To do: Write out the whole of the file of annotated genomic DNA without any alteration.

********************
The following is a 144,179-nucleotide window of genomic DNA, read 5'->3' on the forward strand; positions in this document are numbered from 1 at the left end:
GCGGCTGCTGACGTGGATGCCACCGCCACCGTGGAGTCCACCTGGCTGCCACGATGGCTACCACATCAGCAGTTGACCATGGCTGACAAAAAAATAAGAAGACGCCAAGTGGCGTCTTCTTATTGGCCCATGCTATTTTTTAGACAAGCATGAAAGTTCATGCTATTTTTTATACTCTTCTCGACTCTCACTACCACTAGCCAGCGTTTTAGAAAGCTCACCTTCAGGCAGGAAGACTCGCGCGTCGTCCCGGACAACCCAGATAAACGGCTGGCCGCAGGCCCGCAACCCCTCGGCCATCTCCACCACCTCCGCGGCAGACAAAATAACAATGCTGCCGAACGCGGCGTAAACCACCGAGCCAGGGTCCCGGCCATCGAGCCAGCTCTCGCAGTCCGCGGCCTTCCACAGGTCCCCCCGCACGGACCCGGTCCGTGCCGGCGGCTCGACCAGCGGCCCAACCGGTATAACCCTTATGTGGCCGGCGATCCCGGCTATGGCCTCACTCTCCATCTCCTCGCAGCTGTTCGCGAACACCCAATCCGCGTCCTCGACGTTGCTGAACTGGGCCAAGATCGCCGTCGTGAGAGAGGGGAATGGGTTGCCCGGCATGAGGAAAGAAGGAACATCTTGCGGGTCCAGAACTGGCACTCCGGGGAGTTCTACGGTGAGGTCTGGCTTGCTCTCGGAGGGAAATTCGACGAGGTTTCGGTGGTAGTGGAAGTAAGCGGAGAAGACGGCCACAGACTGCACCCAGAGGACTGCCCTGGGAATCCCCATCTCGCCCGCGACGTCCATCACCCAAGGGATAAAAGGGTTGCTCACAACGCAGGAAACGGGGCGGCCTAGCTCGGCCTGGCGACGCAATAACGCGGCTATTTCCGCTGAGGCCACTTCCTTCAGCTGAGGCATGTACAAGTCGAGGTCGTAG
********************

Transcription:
The following is a 144,179-nucleotide window of genomic DNA, read 5'->3' on the forward strand; positions in this document are numbered from 1 at the left end:
GCGGCTGCTGACGTGGATGCCACCGCCACCGTGGAGTCCACCTGGCTGCCACGATGGCTACCACATCAGCAGTTGACCATGGCTGACAAAAAAATAAGAAGACGCCAAGTGGCGTCTTCTTATTGGCCCATGCTATTTTTTAGACAAGCATGAAAGTTCATGCTATTTTTTATACTCTTCTCGACTCTCACTACCACTAGCCAGCGTTTTAGAAAGCTCACCTTCAGGCAGGAAGACTCGCGCGTCGTCCCGGACAACCCAGATAAACGGCTGGCCGCAGGCCCGCAACCCCTCGGCCATCTCCACCACCTCCGCGGCAGACAAAATAACAATGCTGCCGAACGCGGCGTAAACCACCGAGCCAGGGTCCCGGCCATCGAGCCAGCTCTCGCAGTCCGCGGCCTTCCACAGGTCCCCCCGCACGGACCCGGTCCGTGCCGGCGGCTCGACCAGCGGCCCAACCGGTATAACCCTTATGTGGCCGGCGATCCCGGCTATGGCCTCACTCTCCATCTCCTCGCAGCTGTTCGCGAACACCCAATCCGCGTCCTCGACGTTGCTGAACTGGGCCAAGATCGCCGTCGTGAGAGAGGGGAATGGGTTGCCCGGCATGAGGAAAGAAGGAACATCTTGCGGGTCCAGAACTGGCACTCCGGGGAGTTCTACGGTGAGGTCTGGCTTGCTCTCGGAGGGAAATTCGACGAGGTTTCGGTGGTAGTGGAAGTAAGCGGAGAAGACGGCCACAGACTGCACCCAGAGGACTGCCCTGGGAATCCCCATCTCGCCCGCGACGTCCATCACCCAAGGGATAAAAGGGTTGCTCACAACGCAGGAAACGGGGCGGCCTAGCTCGGCCTGGCGACGCAATAACGCGGCTATTTCCGCTGAGGCCACTTCCTTCAGCTGAGGCATGTACAAGTCGAGGTCGTAG